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United States v. Lewis

March 19, 2007

UNITED STATES OF AMERICA,
v.
MICHAEL C. LEWIS, DEFENDANT.



The opinion of the court was delivered by: Paul A. Crotty, United States District Judge

ORDER

Four and one half months ago, on November 1, 2006, after a jury was impaneled on the day trial his trial was to begin, Defendant Michael C. Lewis ("Defendant" or "Lewis") entered a plea of guilty. Lewis now seeks to set aside that guilty plea, alleging that (1) plea was coerced, (2) the Court failed to advise that the plea was non-binding, (3) the Court improperly denied the plea of nolo contendere, and (4) "fair and just reasons" warrant the withdrawal of the guilty plea. This motion is another manifestation of the game-playing that has characterized Defendant's conduct since the beginning of this case. For the reasons discussed below, the motion is denied.

LEGAL STANDARD

Federal Rule of Criminal Procedure 11(d)(2)(B) provides that a defendant may withdraw his guilty before he is sentenced, if he shows "a fair and just reason for requesting the withdrawal." The defendant bears the burden of demonstrating valid grounds for relief. See United States v. Avellino, 139 F.3d 249, 261 (2d Cir. 1998). The decision of whether to allow the withdrawal is left to the discretion of the district judge. See United States v. Torres, 129 F.3d 170, 715 (2d Cir. 1997). The Court should consider the following factors:

(1) whether the defendant has asserted his or her legal innocence in the motion to withdraw the guilty plea; (2) the amount of time that has elapsed between the plea and the motion (the longer the elapsed time, the less likely withdrawal would be fair and just); and (3) whether the government would be prejudiced by a withdrawal of the plea..Courts may also look to whether the defendant has raised a significant question about the voluntariness of the original plea.

United States v. Schmidt, 373 F.3d 100, 102-03 (2d Cir. 2004) (internal citations and quotations omitted). Furthermore, "[t]he fact that a defendant has a change of heart prompted by his reevaluation of either the Government's case against him or the penalty that might be imposed is not a sufficient reason to permit withdrawal of a plea." United States v. Gonzales, 970 F.2d 1095, 1100 (2d Cir. 1992).

DISCUSSION

There are no "fair and just reasons" to support the withdrawal of Lewis' guilty plea. Significantly, Lewis does not assert his legal innocence. This is unsurprising in light of his detailed and thorough allocution on November 1, 2006 in which he admitted to possessing a firearm on February 19, 2006. (Tr. 35-37.)*fn1 It is apparent that he is trying to avoid the consequences of his plea. Had he truly felt his plea was coerced, he would have filed this motion sooner, rather than waiting until ten days before his scheduled sentencing. Rather than asserting his innocence, Lewis is trying to avoid the consequences of his plea.

As to the voluntariness of the plea, Defendant contends that his plea was coerced by the Court, but fails to provide any explanation as to how it was coerced. A review of the record reveals that this contention is simply wrong. On the day scheduled for trial, November 1, 2006, a large jury panel was assembled and kept waiting in the jury assembly room. The Court first dealt with preliminary matters such as Defendants refusal of the offer of civilian clothing; the Court advised him concerning his peremptory challenges; the parties discussed a possible stipulation to the Defendant's prior conviction, since Lewis was charged as a felon in possession of a weapon; and finally, the Court again discussed the Defendant's conduct since he was proceeding in a pro se capacity.*fn2 (Tr. 2-11.) In the middle of these discussions, Defendant advised the Court that he wished to enter a plea of nolo contendere. (Tr. 11.) At that point, the Court ordered a recess to allow the Government time to consider this plea pursuant to Federal Rule of Criminal Procedure 11(a)(2) and (3).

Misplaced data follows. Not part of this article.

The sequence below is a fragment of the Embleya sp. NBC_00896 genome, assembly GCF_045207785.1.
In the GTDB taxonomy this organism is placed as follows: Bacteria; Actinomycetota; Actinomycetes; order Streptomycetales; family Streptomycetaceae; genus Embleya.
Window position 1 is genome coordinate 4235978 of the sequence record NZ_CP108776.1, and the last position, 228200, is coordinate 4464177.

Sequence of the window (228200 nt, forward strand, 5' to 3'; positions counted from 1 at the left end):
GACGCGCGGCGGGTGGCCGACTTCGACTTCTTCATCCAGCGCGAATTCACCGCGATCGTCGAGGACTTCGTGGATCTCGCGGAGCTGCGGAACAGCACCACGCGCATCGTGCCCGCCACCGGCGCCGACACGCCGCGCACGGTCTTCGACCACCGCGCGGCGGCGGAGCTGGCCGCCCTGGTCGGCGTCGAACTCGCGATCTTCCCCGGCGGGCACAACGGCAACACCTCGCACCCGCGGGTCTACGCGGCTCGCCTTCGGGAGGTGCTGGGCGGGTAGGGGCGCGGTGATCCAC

When proceedings resumed, the Government informed the Court that it objected to the nolo contendere plea because no extraordinary circumstances were present that would warrant such a plea. (Tr. 15.) After discussing the matter, the Court rejected the plea, as it would not be in the public interest in the effective administration of justice. (Tr. 16.) The Court then advised Defendant that he could either proceed with trial or plead guilty. (Tr. 17.) The Defendant responded that this was "coercion" and expressed his refusal to go forward with the trial. (Tr. 17-18.) He then "recanted" his not guilty plea and attempted to plead nolo contendere again. (Tr. 18.) At this point, the Court granted Defendant a brief recess to think about how he wished to proceed-to proceed with trial or plead guilty. (Tr. 19.)

After conferring with standby counsel, Defendant informed the Court that he wished to plead guilty. (Tr. 19.) Defendant then refused to be sworn in because of his faith as a Rastafarian. (20-23.) He agreed to affirm under the penalties of perjury. (Tr. 21.) The Court asked whether Defendant knew what he was doing, to which he answered: "I'm indecisive right now. I will plead guilty but can I -- I accept an adjournment?" (Tr. 22.) The Court responded that there would be no further adjournments: "You are going to plea today, and if we don't take your plea today, we're going to trial. I told you several weeks ago, November 1 was the day we're going to trial." (Tr. 22.)*fn3 Defendant then confirmed that he knew what he was doing in pleading guilty:

Court: Do you know what you're doing?

Lewis: Yes. I know what I'm doing.

Court: And you've had an opportunity to talk with several ...


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